Dr Laura Waters is an HIV and sexual health consultant at the Mortimer Market clinic and the Boyz Doc. Following headlines over the last few years which report that doctors have ‘deleted’ or ‘erased’ the virus from a person’s body, Dr Laura explains the science behind the claims.
Dear Dr Laura,
I have seen a few reports about people who have been cured of HIV and no longer need to take medication. Is this true?
Yes, there have been reports of HIV cure, but these cases remain very uncommon. There is a lot of research into HIV cures, but nothing that will reach routine practice for a long time yet.
Once you have acquired HIV it spreads rapidly throughout the body making new copies of itself by getting inside cells and inserting itself into their genetic code. The main targets for the virus are CD4 or T cells, an important part of the immune system (i.e. how your body responds to and controls infections). Some immune cells, after HIV has infected them, enter a resting or latent phase and can stay like this for many years. During this time the virus stays hidden. When the cell reactivates, to fight another infection for example, HIV can reappear. HIV medication will prevent the virus rebounding but if you had stopped medication then the virus will reappear in the body – this is why, at the moment, you have to take HIV drugs for life. Any successful HIV cure requires clearing hidden infection too and that is one of the main challenges.
Living with HIV is very different now compared to earlier years. Most treatments are between 1 and 3 pills taken once a day, side effects are much less of a problem and being on treatment that brings the virus down to undetectable levels means you cannot pass HIV on to HIV negative sexual partners (UNDETECTABLE = UNTRANSMISSIBLE! U=U!). However, nothing is without drawbacks. Drugs can still cause side effects including immediate ones like poor sleep and longer term ones like bone thinning. Taking tablets every day can be challenging and missing too many pills can lead to detectable virus and drug resistance. HIV itself, even treated, may increase the risk of age-related problems and last, though far from least, is stigma. People living with HIV experience discrimination and negative feelings related to their status. The U=U message has helped, but stigma remains hugely important.
Cure can mean different things. There is a complete cure, where HIV is completely eradicated from the body, and a type of ‘cure’, which enables drugs to be stopped for a period of time. Timothy Brown (‘the Berlin patient’) remains the best-known example of HIV cure; he underwent a bone marrow transplant for leukaemia and remains clear of HIV many years later. Bone marrow transplant involves wiping out your immune cells first, including those containing ‘hidden’ HIV. However, in other cases where transplant seemed to have cured HIV the virus came back. Bone marrow transplants themselves are high risk so using them to destroy hidden HIV is never going to be a routine treatment. However, there is a lot of research into drugs that ‘wake up’ sleeping cells to reveal any hidden HIV then using other drugs that boost the immune system to clear HIV for good.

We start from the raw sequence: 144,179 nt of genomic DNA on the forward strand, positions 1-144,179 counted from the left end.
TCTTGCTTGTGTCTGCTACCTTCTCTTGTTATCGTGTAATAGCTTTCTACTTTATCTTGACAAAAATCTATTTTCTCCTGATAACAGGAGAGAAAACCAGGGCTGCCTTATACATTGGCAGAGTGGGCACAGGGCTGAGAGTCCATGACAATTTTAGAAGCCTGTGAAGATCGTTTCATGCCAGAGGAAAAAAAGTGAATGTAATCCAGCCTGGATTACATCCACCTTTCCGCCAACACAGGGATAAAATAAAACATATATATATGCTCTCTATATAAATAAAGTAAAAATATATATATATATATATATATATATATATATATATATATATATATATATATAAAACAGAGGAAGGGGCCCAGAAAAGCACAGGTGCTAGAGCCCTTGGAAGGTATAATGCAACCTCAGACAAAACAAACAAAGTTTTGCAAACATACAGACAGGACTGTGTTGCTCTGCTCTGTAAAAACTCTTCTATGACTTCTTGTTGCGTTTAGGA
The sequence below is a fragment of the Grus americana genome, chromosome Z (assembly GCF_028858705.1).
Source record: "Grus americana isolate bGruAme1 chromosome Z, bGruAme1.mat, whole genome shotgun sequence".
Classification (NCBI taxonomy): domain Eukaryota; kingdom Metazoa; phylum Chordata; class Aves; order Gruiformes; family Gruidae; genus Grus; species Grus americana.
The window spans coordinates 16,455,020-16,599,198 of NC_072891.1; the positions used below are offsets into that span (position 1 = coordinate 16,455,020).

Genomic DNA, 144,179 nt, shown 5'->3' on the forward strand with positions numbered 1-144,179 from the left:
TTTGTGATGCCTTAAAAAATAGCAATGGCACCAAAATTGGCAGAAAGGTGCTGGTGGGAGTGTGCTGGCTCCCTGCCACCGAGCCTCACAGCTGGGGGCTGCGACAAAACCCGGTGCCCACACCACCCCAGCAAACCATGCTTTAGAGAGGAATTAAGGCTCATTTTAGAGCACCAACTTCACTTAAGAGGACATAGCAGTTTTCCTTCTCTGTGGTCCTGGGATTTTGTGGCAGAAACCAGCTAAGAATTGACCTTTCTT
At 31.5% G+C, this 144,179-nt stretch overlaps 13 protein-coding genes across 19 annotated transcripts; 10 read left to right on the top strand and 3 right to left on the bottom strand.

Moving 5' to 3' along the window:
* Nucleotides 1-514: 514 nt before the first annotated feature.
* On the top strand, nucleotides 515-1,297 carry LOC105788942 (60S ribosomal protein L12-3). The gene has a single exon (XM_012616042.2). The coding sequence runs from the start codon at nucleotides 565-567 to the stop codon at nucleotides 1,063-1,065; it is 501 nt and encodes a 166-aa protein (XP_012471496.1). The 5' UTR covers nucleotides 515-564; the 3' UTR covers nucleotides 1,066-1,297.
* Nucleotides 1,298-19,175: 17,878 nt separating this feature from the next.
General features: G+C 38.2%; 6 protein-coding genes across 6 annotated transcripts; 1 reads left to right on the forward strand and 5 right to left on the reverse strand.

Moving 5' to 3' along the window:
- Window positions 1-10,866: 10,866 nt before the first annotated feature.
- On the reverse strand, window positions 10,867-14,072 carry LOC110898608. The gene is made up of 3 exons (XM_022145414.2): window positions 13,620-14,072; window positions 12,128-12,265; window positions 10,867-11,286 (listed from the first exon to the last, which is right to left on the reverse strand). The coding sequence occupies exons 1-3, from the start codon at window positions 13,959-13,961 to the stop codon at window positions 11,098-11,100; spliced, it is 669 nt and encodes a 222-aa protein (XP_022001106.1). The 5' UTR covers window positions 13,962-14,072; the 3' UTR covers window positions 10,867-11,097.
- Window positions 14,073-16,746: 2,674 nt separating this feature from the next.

Another type of cure was reported this year in a child who was started in HIV treatment as a baby; the treatment was stopped after several months and more than 8 years later the child has undetectable virus. Similar cases in children have seen the virus reappear. Other examples where adults have started treatment early in HIV infection and stopped later on have shown to virus can stay undetectable for a long time but in many cases bounces back. There has been a shift to starting HIV drugs quickly in people with newly diagnosed HIV; the team at 56 Dean Street has been exploring ‘same day’ start. This probably won’t make much difference if you have established HIV but in the very early stages of infection starting drugs immediately may make it easier for cure treatments to work later on.
A final issue to mention is the ethics around stopping HIV treatment in cure trials – there is uncertainty about which tests are the best ones to tell us if someone has been cured or how to know if the virus will come back once traditional drugs have been stopped. Rebound of virus can lead to symptoms, HIV transmission and an increased risk of getting sick. Despite this, interviews show there are people who are willing to take these risks to help find a cure. Unanswered questions include how long do you keep monitoring someone after they’ve been through a cure treatment and stopped meds? Ongoing viral load measurement for life? And how often?
So, there is no cure currently and likely will not be for many years to come. I’ve been working in HIV for 15 years and a cure has always been ‘at least 10 years’ away. My best guess is that we are not likely to see big trials for at least 5 years and, bearing in mind it will take several years to know if they have worked, a cure is at least 20 years away in my opinion. The few reported cases certainly provide hope but injectable HIV treatments, available in the next few years, will be the only realistic way of not taking daily tablets for the foreseeable future.